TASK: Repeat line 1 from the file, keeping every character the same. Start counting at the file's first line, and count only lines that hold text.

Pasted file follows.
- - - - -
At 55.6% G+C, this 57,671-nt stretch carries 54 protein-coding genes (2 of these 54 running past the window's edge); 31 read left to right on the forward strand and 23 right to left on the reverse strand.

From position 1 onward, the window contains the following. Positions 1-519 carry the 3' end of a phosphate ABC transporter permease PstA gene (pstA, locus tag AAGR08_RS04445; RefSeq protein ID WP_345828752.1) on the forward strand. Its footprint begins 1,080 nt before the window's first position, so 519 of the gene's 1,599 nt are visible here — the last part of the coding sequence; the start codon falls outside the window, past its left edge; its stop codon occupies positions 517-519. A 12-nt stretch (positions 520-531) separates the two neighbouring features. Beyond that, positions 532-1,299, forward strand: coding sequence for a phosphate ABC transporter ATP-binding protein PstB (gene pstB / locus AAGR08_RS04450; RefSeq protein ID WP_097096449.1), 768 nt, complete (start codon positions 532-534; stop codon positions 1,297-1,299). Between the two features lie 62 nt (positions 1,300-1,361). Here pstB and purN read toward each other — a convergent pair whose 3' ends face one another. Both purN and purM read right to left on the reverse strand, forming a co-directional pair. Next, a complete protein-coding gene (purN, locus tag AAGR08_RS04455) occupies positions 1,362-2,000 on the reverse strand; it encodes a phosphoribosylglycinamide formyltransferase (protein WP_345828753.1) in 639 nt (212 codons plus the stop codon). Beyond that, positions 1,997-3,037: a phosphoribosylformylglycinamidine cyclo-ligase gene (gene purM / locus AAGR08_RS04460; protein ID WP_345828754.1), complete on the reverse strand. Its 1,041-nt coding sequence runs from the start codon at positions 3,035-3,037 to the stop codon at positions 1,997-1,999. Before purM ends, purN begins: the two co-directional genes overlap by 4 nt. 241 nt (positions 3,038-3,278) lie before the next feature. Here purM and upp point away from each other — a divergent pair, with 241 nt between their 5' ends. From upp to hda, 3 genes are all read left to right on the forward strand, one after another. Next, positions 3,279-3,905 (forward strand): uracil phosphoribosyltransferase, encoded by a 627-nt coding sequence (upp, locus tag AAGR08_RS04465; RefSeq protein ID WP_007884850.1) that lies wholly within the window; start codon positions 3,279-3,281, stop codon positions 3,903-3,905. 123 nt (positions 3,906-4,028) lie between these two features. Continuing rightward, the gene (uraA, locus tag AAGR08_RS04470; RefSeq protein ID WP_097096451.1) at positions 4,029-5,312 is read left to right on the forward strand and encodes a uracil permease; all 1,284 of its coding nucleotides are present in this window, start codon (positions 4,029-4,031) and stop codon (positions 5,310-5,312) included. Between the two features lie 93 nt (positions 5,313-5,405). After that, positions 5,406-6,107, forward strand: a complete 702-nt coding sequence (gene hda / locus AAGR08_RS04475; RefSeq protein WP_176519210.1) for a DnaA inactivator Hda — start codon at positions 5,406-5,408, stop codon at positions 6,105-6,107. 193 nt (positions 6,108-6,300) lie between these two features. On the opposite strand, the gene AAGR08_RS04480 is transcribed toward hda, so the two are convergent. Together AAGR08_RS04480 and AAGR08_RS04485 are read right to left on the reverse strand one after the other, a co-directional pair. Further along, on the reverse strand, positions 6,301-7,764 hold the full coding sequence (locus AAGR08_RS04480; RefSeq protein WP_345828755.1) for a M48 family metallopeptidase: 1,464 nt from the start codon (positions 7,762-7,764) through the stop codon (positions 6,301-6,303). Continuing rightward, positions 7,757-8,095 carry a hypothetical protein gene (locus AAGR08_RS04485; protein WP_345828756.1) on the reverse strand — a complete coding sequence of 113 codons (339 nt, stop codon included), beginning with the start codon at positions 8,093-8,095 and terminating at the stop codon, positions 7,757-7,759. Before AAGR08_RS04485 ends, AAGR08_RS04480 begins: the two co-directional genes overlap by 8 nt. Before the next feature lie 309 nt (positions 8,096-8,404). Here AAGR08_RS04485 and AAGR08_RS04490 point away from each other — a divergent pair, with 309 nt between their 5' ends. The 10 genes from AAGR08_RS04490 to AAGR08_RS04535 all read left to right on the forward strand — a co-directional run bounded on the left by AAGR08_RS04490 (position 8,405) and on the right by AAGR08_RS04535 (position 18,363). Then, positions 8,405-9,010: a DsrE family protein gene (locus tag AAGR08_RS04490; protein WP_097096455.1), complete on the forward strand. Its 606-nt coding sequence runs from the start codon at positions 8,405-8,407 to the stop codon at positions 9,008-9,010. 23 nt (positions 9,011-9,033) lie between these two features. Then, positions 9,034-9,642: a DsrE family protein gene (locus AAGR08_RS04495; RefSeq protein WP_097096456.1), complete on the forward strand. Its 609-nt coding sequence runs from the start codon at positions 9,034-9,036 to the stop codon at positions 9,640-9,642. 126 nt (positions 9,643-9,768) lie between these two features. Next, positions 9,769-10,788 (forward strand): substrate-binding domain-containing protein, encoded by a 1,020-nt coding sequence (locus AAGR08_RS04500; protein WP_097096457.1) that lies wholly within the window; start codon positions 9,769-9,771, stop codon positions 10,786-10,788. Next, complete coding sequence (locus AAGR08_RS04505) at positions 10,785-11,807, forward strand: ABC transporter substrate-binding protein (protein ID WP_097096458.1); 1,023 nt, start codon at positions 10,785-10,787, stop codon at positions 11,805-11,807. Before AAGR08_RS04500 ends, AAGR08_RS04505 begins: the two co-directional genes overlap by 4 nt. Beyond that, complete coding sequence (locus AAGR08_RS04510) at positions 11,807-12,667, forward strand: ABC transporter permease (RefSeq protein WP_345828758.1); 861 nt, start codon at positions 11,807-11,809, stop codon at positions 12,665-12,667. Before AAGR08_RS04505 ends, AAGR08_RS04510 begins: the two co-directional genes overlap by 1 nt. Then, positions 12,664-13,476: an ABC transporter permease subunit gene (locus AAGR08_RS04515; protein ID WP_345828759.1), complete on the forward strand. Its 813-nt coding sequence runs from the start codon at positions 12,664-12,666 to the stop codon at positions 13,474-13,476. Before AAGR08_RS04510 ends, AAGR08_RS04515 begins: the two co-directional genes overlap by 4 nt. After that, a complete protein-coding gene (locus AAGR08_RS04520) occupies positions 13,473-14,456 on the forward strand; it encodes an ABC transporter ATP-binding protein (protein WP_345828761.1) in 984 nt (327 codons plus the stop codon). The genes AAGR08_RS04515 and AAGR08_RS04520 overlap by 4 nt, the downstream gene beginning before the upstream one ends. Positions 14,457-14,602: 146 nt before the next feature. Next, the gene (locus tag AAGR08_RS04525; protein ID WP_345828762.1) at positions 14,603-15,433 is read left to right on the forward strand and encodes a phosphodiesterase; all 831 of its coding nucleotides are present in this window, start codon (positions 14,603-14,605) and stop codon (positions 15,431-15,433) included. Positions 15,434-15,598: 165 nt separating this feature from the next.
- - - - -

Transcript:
At 55.6% G+C, this 57,671-nt stretch carries 54 protein-coding genes (2 of these 54 running past the window's edge); 31 read left to right on the forward strand and 23 right to left on the reverse strand.